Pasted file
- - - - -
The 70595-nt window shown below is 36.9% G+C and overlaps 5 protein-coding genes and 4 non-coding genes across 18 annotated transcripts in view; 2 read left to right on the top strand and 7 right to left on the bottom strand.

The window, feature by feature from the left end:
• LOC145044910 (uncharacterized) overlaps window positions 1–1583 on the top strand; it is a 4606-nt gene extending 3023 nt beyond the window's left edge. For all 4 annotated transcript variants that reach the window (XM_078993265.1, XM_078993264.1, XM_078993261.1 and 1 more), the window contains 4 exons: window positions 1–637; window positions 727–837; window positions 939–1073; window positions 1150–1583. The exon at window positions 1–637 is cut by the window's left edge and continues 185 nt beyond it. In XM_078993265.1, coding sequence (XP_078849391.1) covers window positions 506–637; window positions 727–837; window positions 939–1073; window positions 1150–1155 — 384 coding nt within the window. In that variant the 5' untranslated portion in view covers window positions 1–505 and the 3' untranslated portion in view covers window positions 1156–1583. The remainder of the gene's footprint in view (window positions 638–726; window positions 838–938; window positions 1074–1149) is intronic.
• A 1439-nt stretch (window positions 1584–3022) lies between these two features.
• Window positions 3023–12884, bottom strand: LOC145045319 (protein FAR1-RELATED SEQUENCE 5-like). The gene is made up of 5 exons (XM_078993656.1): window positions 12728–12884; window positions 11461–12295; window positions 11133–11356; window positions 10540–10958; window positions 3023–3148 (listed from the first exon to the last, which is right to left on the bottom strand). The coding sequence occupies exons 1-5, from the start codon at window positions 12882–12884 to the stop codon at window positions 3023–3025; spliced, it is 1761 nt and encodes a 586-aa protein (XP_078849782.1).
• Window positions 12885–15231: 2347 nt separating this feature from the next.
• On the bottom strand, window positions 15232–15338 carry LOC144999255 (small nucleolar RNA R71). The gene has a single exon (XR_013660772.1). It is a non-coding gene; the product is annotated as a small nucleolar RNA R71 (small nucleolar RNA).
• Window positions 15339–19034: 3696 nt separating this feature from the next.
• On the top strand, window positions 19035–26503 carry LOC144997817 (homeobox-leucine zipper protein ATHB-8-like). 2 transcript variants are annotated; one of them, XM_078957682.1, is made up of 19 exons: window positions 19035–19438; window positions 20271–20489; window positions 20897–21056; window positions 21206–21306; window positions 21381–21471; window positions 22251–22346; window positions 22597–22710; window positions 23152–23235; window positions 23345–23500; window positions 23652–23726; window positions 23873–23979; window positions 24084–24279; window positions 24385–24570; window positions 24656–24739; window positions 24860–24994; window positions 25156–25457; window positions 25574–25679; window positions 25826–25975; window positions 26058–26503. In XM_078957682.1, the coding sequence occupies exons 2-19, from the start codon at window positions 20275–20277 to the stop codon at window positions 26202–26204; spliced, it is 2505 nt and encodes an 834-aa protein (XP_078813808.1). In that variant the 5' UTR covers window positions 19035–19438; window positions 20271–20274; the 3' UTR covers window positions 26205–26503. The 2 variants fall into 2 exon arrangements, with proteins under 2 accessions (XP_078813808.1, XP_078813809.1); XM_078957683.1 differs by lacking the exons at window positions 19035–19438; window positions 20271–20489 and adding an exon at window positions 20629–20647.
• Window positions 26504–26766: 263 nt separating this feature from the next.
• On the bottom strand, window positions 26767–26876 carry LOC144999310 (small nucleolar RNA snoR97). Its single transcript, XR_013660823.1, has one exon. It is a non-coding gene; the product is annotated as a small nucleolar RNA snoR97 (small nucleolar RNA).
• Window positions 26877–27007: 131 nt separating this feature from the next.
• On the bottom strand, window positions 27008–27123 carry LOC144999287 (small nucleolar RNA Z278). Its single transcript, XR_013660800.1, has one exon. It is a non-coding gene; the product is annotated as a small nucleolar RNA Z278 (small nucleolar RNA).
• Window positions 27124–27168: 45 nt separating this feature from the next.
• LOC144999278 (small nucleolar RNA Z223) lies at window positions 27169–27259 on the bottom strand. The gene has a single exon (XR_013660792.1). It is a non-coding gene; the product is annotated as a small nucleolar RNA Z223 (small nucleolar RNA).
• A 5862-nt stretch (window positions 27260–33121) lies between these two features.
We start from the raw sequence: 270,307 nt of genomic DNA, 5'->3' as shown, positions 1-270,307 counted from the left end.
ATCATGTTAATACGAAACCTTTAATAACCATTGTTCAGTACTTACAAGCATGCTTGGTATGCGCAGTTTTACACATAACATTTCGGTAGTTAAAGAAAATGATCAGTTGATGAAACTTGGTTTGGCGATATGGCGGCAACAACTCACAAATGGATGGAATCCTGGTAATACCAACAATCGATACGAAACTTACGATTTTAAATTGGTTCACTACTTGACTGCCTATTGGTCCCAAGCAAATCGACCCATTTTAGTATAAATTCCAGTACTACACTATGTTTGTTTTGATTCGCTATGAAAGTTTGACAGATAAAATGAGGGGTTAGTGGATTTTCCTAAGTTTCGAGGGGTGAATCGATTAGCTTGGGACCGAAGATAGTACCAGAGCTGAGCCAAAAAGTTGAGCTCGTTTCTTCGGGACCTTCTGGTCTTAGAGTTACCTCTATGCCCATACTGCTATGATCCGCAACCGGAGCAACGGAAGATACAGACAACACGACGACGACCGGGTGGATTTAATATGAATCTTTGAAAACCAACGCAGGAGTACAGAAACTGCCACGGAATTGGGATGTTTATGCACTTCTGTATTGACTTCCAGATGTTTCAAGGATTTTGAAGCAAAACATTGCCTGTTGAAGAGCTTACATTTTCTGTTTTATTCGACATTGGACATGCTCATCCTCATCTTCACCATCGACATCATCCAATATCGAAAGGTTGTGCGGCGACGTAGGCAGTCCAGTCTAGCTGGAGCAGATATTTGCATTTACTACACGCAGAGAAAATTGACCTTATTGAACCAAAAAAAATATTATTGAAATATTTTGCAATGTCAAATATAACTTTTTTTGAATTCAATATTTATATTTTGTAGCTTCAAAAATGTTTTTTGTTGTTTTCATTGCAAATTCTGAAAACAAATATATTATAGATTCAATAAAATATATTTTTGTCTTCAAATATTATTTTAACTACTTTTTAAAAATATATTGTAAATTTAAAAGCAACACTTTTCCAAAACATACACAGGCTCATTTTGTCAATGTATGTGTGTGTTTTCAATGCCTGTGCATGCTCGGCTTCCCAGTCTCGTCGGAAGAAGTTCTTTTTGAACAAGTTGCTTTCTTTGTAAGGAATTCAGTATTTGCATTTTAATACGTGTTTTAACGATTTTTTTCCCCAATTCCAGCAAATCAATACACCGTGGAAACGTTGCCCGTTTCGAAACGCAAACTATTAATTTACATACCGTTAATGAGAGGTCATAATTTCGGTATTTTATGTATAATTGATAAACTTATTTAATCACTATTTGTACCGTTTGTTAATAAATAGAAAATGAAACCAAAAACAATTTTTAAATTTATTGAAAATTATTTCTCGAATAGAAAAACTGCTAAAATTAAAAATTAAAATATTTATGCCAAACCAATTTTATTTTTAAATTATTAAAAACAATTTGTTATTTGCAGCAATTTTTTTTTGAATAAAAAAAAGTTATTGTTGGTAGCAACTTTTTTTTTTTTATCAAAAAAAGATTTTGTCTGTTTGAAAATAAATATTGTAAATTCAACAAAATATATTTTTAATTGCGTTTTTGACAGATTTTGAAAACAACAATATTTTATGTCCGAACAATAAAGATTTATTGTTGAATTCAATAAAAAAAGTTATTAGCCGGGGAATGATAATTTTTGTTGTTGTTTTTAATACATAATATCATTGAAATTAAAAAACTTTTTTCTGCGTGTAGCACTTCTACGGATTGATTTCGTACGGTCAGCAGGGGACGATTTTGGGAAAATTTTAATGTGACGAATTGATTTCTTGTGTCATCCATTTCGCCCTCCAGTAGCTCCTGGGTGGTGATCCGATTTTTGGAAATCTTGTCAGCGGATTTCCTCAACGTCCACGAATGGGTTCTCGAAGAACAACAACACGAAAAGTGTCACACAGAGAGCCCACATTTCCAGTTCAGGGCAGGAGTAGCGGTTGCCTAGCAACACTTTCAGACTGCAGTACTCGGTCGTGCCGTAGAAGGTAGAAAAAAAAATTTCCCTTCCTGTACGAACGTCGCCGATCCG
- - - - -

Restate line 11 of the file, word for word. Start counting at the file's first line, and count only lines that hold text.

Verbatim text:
• On the bottom strand, window positions 26767–26876 carry LOC144999310 (small nucleolar RNA snoR97). Its single transcript, XR_013660823.1, has one exon. It is a non-coding gene; the product is annotated as a small nucleolar RNA snoR97 (small nucleolar RNA).